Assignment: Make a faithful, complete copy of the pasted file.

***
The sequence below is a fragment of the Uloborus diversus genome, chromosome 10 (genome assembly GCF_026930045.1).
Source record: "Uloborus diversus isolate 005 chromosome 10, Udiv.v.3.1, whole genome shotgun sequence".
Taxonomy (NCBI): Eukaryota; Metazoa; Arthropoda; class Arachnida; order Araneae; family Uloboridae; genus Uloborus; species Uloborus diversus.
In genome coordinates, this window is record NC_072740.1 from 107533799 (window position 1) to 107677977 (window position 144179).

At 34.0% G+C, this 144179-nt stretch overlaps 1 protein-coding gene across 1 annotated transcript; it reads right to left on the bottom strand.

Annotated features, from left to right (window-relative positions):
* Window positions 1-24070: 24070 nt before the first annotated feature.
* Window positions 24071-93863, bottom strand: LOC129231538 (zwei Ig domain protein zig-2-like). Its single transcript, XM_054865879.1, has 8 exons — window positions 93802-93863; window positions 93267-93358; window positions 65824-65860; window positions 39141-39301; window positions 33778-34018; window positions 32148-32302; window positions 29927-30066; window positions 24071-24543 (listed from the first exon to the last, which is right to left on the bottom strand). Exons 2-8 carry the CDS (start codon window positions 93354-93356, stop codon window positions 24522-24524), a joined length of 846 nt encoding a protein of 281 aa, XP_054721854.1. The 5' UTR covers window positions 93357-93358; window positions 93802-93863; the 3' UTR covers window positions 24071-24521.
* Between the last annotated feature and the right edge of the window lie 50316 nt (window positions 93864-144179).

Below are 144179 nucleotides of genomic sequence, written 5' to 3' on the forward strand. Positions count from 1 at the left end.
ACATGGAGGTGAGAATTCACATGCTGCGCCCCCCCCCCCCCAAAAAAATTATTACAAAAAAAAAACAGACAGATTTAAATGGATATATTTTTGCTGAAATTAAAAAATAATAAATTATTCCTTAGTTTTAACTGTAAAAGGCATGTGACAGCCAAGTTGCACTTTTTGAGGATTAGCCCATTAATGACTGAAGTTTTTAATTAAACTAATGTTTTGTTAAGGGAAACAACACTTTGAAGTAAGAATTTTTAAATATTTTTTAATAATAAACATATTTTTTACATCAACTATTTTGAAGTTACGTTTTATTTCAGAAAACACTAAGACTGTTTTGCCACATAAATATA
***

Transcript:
The sequence below is a fragment of the Uloborus diversus genome, chromosome 10 (genome assembly GCF_026930045.1).
Source record: "Uloborus diversus isolate 005 chromosome 10, Udiv.v.3.1, whole genome shotgun sequence".
Taxonomy (NCBI): Eukaryota; Metazoa; Arthropoda; class Arachnida; order Araneae; family Uloboridae; genus Uloborus; species Uloborus diversus.
In genome coordinates, this window is record NC_072740.1 from 107533799 (window position 1) to 107677977 (window position 144179).

At 34.0% G+C, this 144179-nt stretch overlaps 1 protein-coding gene across 1 annotated transcript; it reads right to left on the bottom strand.

Annotated features, from left to right (window-relative positions):
* Window positions 1-24070: 24070 nt before the first annotated feature.
* Window positions 24071-93863, bottom strand: LOC129231538 (zwei Ig domain protein zig-2-like). Its single transcript, XM_054865879.1, has 8 exons — window positions 93802-93863; window positions 93267-93358; window positions 65824-65860; window positions 39141-39301; window positions 33778-34018; window positions 32148-32302; window positions 29927-30066; window positions 24071-24543 (listed from the first exon to the last, which is right to left on the bottom strand). Exons 2-8 carry the CDS (start codon window positions 93354-93356, stop codon window positions 24522-24524), a joined length of 846 nt encoding a protein of 281 aa, XP_054721854.1. The 5' UTR covers window positions 93357-93358; window positions 93802-93863; the 3' UTR covers window positions 24071-24521.
* Between the last annotated feature and the right edge of the window lie 50316 nt (window positions 93864-144179).

Below are 144179 nucleotides of genomic sequence, written 5' to 3' on the forward strand. Positions count from 1 at the left end.
ACATGGAGGTGAGAATTCACATGCTGCGCCCCCCCCCCCCCAAAAAAATTATTACAAAAAAAAAACAGACAGATTTAAATGGATATATTTTTGCTGAAATTAAAAAATAATAAATTATTCCTTAGTTTTAACTGTAAAAGGCATGTGACAGCCAAGTTGCACTTTTTGAGGATTAGCCCATTAATGACTGAAGTTTTTAATTAAACTAATGTTTTGTTAAGGGAAACAACACTTTGAAGTAAGAATTTTTAAATATTTTTTAATAATAAACATATTTTTTACATCAACTATTTTGAAGTTACGTTTTATTTCAGAAAACACTAAGACTGTTTTGCCACATAAATATA